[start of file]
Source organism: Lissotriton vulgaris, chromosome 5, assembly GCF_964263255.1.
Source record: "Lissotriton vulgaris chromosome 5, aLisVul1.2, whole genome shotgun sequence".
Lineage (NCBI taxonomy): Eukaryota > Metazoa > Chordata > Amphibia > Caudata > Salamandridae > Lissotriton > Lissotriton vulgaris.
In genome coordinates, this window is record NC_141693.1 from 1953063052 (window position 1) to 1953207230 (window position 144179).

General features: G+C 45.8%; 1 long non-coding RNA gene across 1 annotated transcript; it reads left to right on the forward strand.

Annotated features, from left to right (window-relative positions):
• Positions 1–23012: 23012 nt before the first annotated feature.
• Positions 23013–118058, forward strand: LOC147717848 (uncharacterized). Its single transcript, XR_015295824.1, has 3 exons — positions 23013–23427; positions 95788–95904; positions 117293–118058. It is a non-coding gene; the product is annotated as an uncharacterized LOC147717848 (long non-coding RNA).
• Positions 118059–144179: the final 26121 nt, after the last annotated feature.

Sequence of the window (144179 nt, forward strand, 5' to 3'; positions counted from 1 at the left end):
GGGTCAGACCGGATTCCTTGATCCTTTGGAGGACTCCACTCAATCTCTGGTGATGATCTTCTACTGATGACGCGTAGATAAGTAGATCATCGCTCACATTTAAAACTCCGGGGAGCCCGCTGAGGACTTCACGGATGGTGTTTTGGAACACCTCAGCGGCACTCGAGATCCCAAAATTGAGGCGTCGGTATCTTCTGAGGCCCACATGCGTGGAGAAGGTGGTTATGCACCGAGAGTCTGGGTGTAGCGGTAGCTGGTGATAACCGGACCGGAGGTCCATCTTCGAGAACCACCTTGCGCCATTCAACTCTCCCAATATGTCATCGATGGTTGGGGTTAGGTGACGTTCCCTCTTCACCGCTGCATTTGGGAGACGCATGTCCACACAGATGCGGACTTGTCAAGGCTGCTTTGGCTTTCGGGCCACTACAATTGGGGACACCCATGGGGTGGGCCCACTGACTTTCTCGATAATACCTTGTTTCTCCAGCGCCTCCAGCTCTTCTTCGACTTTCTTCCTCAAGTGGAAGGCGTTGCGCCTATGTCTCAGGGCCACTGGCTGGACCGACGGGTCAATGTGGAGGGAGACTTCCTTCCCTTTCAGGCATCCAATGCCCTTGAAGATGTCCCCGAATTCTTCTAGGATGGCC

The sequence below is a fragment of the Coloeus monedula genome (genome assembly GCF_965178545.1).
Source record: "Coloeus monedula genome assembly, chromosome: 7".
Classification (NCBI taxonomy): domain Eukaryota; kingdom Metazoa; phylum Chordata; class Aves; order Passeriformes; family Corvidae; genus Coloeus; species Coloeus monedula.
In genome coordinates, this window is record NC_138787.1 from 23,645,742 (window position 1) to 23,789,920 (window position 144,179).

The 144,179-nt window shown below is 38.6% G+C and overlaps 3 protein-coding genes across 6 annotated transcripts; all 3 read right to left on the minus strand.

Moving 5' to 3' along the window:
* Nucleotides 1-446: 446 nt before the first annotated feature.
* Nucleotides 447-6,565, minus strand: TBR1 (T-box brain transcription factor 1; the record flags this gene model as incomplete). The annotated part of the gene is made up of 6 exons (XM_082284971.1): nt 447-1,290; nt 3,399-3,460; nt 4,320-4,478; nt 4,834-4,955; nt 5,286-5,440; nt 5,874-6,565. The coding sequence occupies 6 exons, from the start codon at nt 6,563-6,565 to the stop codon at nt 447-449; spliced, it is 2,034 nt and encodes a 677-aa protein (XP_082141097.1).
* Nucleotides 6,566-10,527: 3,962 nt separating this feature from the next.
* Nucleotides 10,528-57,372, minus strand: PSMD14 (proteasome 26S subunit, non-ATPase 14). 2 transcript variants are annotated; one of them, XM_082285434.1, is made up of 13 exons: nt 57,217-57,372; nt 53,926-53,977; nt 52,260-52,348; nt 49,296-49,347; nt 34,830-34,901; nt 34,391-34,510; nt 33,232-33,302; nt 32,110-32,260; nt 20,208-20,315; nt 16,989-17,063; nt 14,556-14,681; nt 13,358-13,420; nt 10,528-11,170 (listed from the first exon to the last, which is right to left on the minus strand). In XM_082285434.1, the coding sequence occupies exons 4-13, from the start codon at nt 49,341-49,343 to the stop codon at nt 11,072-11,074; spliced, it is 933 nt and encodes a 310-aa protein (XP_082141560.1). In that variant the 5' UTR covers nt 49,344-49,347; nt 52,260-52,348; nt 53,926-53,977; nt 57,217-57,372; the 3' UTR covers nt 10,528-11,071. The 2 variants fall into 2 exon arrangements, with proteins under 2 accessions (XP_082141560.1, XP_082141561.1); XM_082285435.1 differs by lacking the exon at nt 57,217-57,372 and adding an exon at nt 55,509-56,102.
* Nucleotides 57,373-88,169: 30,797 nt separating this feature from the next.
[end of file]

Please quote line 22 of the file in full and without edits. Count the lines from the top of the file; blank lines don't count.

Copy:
* Nucleotides 57,373-88,169: 30,797 nt separating this feature from the next.